My local news starts broadcasting well before I have had my first cup of coffee. That milestone in my day is generally the line in the sand between me and the real world. This morning, however, my husband was listening to the news and a report snagged my attention as I was lacing up my workout shoes. “The US Labor Department says child labor is up more than 40% since last October.”
I am a work-based learning professional, so youth in the workforce is my wheelhouse. I stayed to listen, despite knowing it wasn’t going to be something I was prepared to deal with pre-coffee.
Sure enough, the reporter ended her segment by describing a high-level overview of labor laws for minors. “No minor may work in environments with hazardous occupations,” came in as the closing statement. With the drama of Bruce Banner becoming his alter-ego the Hulk, my red hair fired bright at that misleading closer.
For the last 11 years, I have worked with GPS Ed which specializes in work-based learning for high school students. GPS Ed has its roots in manufacturing – an industry flush with hazardous occupations. I know for a fact that minors in a vocational training program such as an internship or youth apprenticeship CAN work in industries with hazardous occupations as long as specific requirements are met. These broad-stroke statements by news organizations make my job unnecessarily hard.
In the realm of work-based learning, the intersection of minors, vocational training, and hazardous occupations can be a complex landscape. It’s essential to set the record straight and understand the nuances of child labor laws, especially in the context of work-based learning.
Firstly, let’s address the common misconception – the notion that minors can’t engage in hazardous work environments. While child labor laws certainly impose restrictions, there are crucial exceptions for minors enrolled in vocational training programs. These programs offer structured supervision and well-defined guidelines that empower students to participate in workplaces that may involve potentially risky tasks.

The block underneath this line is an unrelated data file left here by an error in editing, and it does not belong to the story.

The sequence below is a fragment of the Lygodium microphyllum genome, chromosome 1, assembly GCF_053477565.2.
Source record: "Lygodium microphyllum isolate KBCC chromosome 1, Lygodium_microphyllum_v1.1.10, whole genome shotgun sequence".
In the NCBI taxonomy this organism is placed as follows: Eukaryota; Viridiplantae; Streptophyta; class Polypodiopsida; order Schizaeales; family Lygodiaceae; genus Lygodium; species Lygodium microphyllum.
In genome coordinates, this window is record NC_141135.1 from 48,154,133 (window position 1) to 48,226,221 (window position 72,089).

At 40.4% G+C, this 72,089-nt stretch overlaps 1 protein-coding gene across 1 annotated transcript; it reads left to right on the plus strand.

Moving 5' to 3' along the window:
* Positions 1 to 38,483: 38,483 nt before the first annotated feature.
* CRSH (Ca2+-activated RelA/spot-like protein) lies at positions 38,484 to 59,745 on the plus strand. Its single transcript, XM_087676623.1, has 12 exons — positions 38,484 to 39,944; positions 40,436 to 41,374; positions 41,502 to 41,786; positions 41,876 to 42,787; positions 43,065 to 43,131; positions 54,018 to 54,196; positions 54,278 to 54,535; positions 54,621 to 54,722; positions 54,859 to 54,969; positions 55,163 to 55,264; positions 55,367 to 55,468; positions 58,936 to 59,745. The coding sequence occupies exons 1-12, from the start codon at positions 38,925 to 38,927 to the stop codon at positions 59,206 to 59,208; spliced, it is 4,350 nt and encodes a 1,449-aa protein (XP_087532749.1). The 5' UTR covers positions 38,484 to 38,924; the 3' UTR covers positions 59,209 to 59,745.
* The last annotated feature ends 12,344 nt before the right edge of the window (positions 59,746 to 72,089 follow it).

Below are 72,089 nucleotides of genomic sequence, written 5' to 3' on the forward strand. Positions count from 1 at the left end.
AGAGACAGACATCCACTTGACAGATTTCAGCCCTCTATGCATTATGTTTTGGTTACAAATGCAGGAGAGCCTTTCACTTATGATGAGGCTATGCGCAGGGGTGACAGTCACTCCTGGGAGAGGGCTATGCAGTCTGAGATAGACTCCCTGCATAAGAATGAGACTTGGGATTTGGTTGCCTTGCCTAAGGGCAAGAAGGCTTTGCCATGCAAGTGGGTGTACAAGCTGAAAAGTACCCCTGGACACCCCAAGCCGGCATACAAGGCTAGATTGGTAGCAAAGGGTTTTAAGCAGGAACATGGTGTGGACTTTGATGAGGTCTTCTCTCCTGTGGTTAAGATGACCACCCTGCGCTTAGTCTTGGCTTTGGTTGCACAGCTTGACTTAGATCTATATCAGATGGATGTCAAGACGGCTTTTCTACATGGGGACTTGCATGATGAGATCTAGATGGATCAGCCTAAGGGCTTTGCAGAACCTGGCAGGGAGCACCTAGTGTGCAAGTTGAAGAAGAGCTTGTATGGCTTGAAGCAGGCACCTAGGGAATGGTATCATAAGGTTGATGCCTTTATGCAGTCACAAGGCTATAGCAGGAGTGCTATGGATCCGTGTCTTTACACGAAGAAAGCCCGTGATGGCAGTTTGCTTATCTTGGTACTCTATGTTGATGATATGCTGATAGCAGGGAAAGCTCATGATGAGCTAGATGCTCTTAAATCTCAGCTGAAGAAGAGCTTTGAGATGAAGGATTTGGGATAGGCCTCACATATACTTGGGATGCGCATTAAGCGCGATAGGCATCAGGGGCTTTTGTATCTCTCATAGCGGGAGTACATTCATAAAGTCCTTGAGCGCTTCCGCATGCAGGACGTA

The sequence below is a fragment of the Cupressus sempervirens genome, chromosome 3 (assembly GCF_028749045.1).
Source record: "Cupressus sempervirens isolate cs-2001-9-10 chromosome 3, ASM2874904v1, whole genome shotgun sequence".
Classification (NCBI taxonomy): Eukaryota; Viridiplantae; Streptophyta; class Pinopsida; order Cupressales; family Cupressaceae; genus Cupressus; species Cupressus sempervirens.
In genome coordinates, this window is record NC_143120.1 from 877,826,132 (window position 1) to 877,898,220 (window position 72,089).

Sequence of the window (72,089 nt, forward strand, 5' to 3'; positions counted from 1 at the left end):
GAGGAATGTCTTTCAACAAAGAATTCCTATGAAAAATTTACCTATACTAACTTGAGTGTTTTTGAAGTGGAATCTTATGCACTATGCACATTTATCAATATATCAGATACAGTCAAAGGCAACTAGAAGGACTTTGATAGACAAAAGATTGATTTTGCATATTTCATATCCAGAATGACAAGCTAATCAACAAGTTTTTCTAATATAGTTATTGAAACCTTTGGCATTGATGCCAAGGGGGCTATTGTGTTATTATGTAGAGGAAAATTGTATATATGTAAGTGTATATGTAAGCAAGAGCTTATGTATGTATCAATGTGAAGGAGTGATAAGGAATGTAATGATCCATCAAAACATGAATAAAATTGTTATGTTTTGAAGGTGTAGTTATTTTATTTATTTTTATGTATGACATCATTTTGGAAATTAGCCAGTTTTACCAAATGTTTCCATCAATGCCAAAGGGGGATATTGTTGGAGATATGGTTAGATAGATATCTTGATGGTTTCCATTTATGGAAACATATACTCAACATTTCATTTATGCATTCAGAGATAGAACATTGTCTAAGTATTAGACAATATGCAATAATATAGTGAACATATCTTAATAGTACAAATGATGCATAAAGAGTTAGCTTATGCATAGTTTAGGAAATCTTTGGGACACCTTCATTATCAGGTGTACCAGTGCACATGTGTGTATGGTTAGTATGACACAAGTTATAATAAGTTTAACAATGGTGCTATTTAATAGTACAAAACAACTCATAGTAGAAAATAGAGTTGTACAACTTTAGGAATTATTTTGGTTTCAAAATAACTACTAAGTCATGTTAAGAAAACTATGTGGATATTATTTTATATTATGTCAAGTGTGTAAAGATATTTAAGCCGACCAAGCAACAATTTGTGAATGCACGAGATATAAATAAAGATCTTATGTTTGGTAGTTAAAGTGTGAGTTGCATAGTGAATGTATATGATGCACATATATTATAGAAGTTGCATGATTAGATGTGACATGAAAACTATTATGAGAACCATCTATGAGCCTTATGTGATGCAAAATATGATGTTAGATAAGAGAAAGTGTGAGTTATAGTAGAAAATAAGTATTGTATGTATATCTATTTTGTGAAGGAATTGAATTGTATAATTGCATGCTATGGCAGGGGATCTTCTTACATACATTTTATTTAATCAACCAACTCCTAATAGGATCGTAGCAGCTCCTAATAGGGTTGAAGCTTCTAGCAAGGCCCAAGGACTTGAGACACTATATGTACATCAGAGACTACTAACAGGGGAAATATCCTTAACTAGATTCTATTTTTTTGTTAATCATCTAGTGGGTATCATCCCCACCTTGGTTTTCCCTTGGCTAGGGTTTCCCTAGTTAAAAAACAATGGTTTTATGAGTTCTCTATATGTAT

Businesses across various industries, including manufacturing, food preparation, and construction, are no strangers to the intricacies of hiring young workers. Child labor laws prevent certain activities, such as operating machinery, handling power tools, or performing hazardous tasks. However, the category of “student learners” opens up new possibilities for these students. Student learners are minors who are part of vocational training programs, and they can navigate tasks that might seem off-limits to their peers.
It’s important to note that while federal labor standards provide these opportunities, states can implement stricter rules. Therefore, the eligibility criteria for student learner status may vary, but the potential exists for minors to engage in activities that would typically be deemed hazardous.
Work-based learning, including internships and youth apprenticeships, benefits not only students but also local businesses. These experiences foster awareness, build valuable relationships, and create a pipeline of young talent for companies. It’s crucial to recognize that news reports about child labor law enforcement should not deter companies from engaging with high school students. Instead, with the right program design and compliance with local regulations, minors can contribute positively to the workforce.
If you’re a business or an individual considering work-based learning initiatives involving high school students and have concerns about employing minors, our GPS Education Partners’ Intermediary Services Team is here to assist. We can help you design a program that aligns with your state’s regulations and provides valuable opportunities for youth.
The message is clear – you can employ minors within the framework of structured work-based learning. Learn more about creating these opportunities by checking out our Intermediary Services page or reaching out to us directly at firstname.lastname@example.org.
Let’s build a brighter future for both students and businesses.